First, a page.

offer the service to travellers. The service was granted a Royal Charter by Edward III in
1330.
Overnight in Liverpool. Enjoy the local ambience, friendly banter, wonderous cocktails and
culinary delights. Try a pan of scouse or if vegetarian ‘blind scouse’, a warming winter stew
served year round in many of the local cafes.
Day 2
Travel to Manchester by Train (approx 30 minutes)
Famous as the birthplace of England’s Industrial Revolution, the city of Manchester has
long been connected with science and industry. Its Museum of Science and Industry is on
the site of the world’s oldest surviving railway station. Here, visitors can get a unique
insight into the region’s unrivalled legacy for scientific innovation. Also find out how
Manchester’s famous inventions helped shape the modern world, from the world’s first
steam-powered mill to the splitting of the atom.
Gets hands on with history as you experience what it was like to work in a cotton mill, see
one of the world's largest collections of working steam mill engines and explore the inside
of a Victorian sewer….
The museum also brings scientific discovery right up to the modern day through their
interactive Experiment Centre and fantastic 4D cinema.
Hop on a tram and head over to Bury to ride a steam train on the East Lancashire Railway.
This beautifully restored heritage railway puffs back in time through stunning countryside,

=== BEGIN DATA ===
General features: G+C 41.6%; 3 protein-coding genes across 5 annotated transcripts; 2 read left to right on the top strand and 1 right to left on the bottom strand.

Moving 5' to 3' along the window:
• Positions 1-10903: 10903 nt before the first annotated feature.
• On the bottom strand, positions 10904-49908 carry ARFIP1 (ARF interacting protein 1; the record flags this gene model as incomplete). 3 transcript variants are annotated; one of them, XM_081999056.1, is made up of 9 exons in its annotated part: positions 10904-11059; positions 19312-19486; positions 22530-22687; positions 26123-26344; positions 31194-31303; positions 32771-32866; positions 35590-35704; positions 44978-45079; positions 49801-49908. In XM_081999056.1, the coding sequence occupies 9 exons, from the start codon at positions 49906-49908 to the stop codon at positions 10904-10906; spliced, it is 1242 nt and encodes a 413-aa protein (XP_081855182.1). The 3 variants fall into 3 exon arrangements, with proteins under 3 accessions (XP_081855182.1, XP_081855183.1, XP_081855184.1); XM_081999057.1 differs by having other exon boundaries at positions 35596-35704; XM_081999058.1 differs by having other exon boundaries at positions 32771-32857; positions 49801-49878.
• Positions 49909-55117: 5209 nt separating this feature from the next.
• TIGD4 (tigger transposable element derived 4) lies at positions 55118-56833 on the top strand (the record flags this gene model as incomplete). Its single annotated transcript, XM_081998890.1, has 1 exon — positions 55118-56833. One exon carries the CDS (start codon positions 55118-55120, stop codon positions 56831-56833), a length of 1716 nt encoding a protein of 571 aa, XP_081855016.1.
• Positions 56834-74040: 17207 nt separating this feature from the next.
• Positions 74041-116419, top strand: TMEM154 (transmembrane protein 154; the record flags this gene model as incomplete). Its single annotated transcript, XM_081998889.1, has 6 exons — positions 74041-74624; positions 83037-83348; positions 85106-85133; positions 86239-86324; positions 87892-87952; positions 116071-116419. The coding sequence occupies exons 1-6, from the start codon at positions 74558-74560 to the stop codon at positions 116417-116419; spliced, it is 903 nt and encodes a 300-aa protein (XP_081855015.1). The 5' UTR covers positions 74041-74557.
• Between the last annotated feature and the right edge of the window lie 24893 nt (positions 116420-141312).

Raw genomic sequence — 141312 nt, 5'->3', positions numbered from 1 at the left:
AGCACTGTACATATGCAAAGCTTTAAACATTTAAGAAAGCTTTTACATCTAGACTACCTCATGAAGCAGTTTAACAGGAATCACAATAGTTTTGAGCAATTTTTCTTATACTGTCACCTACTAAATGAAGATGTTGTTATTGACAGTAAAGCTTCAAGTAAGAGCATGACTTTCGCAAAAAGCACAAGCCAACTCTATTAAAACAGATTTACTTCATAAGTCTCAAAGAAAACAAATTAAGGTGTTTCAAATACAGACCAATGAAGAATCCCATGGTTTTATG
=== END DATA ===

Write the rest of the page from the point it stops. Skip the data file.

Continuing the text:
quaint villages and historic towns.
The East Lancashire Railway is a 12-mile heritage steam railway line through the Irwell
Valley. With its scenic blend of rolling countryside and post-industrial landscapes, the
journey gives a taste of what train travel was like in Victorian England. The route stretches
between the towns of Rawtenstall and Heywood, stopping off at six stations and skirting
the edge of the West Pennine Moors. Disembark at Ramsbottom to enjoy a wander
around the shops, the antiques centre, one of the many tea shops or the local pub, with
plenty of time to catch the return journey to Bury where you can visit the market and
perhaps partake in Bury’s famous delicacy, Black Pudding.
Did you know? The original track opened in 1846 at the peak of England’s ‘railway mania’
and is today preserved by more than 600 volunteers. It has access to the mainline too,
allowing for a constant turnover of celebrated steam and diesel engines.
Journeys for the Railway depart from Bolton Street station in the town of Bury, 10 miles
north of Manchester. To get there, it’s a 30 minute tram journey from Manchester Victoria
station.
Overnight in Manchester. Enjoy a cocktail at Manchester’s Cloud in the Hilton, fabulous
food in the fashionable Spinningfields quarter of Manchester or head up to the Northern
Quarter.